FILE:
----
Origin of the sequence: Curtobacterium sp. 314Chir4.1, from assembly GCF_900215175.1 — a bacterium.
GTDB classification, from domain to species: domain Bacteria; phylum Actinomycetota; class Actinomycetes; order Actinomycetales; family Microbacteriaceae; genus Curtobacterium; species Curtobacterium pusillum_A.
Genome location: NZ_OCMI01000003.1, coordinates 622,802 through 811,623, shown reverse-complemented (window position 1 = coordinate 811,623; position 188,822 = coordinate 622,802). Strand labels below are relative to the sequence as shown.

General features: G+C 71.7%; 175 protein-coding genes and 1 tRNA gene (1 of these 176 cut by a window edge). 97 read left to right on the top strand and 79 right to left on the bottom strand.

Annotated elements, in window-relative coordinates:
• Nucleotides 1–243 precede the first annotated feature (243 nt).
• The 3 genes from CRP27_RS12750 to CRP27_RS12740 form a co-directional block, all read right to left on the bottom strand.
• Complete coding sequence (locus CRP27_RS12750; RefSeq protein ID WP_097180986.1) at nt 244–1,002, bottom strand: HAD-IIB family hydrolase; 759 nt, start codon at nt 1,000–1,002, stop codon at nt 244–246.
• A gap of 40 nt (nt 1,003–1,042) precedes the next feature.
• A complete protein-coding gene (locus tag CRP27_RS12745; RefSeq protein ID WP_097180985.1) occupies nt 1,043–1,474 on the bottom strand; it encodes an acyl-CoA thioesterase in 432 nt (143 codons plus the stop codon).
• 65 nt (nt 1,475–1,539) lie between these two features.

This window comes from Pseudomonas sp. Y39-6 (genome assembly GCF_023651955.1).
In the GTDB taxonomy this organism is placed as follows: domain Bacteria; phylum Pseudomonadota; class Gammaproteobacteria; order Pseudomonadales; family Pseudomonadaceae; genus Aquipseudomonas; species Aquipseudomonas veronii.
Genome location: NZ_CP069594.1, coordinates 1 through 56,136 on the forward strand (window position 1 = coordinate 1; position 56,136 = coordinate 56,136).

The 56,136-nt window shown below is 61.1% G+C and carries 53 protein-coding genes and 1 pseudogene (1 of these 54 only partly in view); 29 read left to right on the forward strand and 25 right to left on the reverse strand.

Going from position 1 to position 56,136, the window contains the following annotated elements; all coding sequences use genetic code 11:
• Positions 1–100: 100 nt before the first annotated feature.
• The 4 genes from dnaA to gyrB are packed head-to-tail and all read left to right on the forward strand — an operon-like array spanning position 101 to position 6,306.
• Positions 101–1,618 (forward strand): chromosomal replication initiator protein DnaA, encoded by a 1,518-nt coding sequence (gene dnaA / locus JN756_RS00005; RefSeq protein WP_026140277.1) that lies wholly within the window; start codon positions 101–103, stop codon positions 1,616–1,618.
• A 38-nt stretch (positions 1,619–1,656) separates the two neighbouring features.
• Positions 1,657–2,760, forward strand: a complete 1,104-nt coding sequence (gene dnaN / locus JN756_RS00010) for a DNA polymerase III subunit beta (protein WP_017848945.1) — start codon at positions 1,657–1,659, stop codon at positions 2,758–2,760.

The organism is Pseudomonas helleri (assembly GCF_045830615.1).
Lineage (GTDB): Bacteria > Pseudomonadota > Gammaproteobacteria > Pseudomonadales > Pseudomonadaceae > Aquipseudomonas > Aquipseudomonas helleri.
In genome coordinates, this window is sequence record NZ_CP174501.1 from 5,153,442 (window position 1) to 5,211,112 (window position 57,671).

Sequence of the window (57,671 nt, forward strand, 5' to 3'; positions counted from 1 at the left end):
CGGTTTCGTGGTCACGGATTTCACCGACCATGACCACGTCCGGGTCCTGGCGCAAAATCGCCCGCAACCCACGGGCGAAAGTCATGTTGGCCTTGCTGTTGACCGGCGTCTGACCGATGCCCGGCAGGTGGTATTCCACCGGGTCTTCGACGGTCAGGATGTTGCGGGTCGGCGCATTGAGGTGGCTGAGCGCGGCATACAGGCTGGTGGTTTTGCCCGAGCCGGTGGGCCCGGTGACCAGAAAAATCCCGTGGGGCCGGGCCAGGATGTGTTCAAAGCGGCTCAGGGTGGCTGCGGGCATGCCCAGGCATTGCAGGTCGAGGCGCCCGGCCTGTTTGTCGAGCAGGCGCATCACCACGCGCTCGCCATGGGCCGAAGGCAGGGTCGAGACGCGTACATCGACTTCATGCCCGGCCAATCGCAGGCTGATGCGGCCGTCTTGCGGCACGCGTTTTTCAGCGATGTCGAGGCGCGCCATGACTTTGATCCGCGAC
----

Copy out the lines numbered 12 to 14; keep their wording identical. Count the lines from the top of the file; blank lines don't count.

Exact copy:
This window comes from Pseudomonas sp. Y39-6 (genome assembly GCF_023651955.1).
In the GTDB taxonomy this organism is placed as follows: domain Bacteria; phylum Pseudomonadota; class Gammaproteobacteria; order Pseudomonadales; family Pseudomonadaceae; genus Aquipseudomonas; species Aquipseudomonas veronii.
Genome location: NZ_CP069594.1, coordinates 1 through 56,136 on the forward strand (window position 1 = coordinate 1; position 56,136 = coordinate 56,136).